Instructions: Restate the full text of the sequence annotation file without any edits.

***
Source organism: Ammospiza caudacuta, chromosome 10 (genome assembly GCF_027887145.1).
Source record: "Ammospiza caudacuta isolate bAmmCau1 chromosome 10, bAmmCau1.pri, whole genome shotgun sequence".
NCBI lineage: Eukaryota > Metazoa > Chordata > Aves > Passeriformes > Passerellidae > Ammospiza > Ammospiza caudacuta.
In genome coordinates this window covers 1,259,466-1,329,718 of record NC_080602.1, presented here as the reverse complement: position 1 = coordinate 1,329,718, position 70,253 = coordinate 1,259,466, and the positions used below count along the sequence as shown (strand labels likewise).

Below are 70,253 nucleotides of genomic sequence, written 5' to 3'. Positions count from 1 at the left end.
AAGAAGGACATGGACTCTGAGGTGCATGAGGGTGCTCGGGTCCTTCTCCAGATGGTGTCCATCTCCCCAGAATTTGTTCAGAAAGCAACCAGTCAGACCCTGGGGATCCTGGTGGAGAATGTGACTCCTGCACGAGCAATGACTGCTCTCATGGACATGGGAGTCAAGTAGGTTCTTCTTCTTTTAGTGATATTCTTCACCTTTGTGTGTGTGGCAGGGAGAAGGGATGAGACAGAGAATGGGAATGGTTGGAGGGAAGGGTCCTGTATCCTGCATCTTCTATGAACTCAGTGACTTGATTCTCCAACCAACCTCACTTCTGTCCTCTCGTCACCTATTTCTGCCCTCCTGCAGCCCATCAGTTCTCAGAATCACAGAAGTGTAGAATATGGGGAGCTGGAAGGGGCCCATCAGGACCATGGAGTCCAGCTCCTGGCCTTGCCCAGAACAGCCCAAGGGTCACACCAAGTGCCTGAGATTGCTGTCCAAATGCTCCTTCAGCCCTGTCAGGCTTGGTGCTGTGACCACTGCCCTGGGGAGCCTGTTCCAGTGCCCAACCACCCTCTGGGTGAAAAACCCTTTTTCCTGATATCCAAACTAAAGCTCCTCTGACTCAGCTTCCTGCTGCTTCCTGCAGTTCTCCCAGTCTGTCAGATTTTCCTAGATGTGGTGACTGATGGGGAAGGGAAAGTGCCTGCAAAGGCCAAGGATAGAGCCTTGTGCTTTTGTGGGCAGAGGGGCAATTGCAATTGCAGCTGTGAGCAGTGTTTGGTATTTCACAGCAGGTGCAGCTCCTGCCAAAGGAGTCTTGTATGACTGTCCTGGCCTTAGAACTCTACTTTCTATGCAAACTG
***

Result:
Source organism: Ammospiza caudacuta, chromosome 10 (genome assembly GCF_027887145.1).
Source record: "Ammospiza caudacuta isolate bAmmCau1 chromosome 10, bAmmCau1.pri, whole genome shotgun sequence".
NCBI lineage: Eukaryota > Metazoa > Chordata > Aves > Passeriformes > Passerellidae > Ammospiza > Ammospiza caudacuta.
In genome coordinates this window covers 1,259,466-1,329,718 of record NC_080602.1, presented here as the reverse complement: position 1 = coordinate 1,329,718, position 70,253 = coordinate 1,259,466, and the positions used below count along the sequence as shown (strand labels likewise).

Below are 70,253 nucleotides of genomic sequence, written 5' to 3'. Positions count from 1 at the left end.
AAGAAGGACATGGACTCTGAGGTGCATGAGGGTGCTCGGGTCCTTCTCCAGATGGTGTCCATCTCCCCAGAATTTGTTCAGAAAGCAACCAGTCAGACCCTGGGGATCCTGGTGGAGAATGTGACTCCTGCACGAGCAATGACTGCTCTCATGGACATGGGAGTCAAGTAGGTTCTTCTTCTTTTAGTGATATTCTTCACCTTTGTGTGTGTGGCAGGGAGAAGGGATGAGACAGAGAATGGGAATGGTTGGAGGGAAGGGTCCTGTATCCTGCATCTTCTATGAACTCAGTGACTTGATTCTCCAACCAACCTCACTTCTGTCCTCTCGTCACCTATTTCTGCCCTCCTGCAGCCCATCAGTTCTCAGAATCACAGAAGTGTAGAATATGGGGAGCTGGAAGGGGCCCATCAGGACCATGGAGTCCAGCTCCTGGCCTTGCCCAGAACAGCCCAAGGGTCACACCAAGTGCCTGAGATTGCTGTCCAAATGCTCCTTCAGCCCTGTCAGGCTTGGTGCTGTGACCACTGCCCTGGGGAGCCTGTTCCAGTGCCCAACCACCCTCTGGGTGAAAAACCCTTTTTCCTGATATCCAAACTAAAGCTCCTCTGACTCAGCTTCCTGCTGCTTCCTGCAGTTCTCCCAGTCTGTCAGATTTTCCTAGATGTGGTGACTGATGGGGAAGGGAAAGTGCCTGCAAAGGCCAAGGATAGAGCCTTGTGCTTTTGTGGGCAGAGGGGCAATTGCAATTGCAGCTGTGAGCAGTGTTTGGTATTTCACAGCAGGTGCAGCTCCTGCCAAAGGAGTCTTGTATGACTGTCCTGGCCTTAGAACTCTACTTTCTATGCAAACTG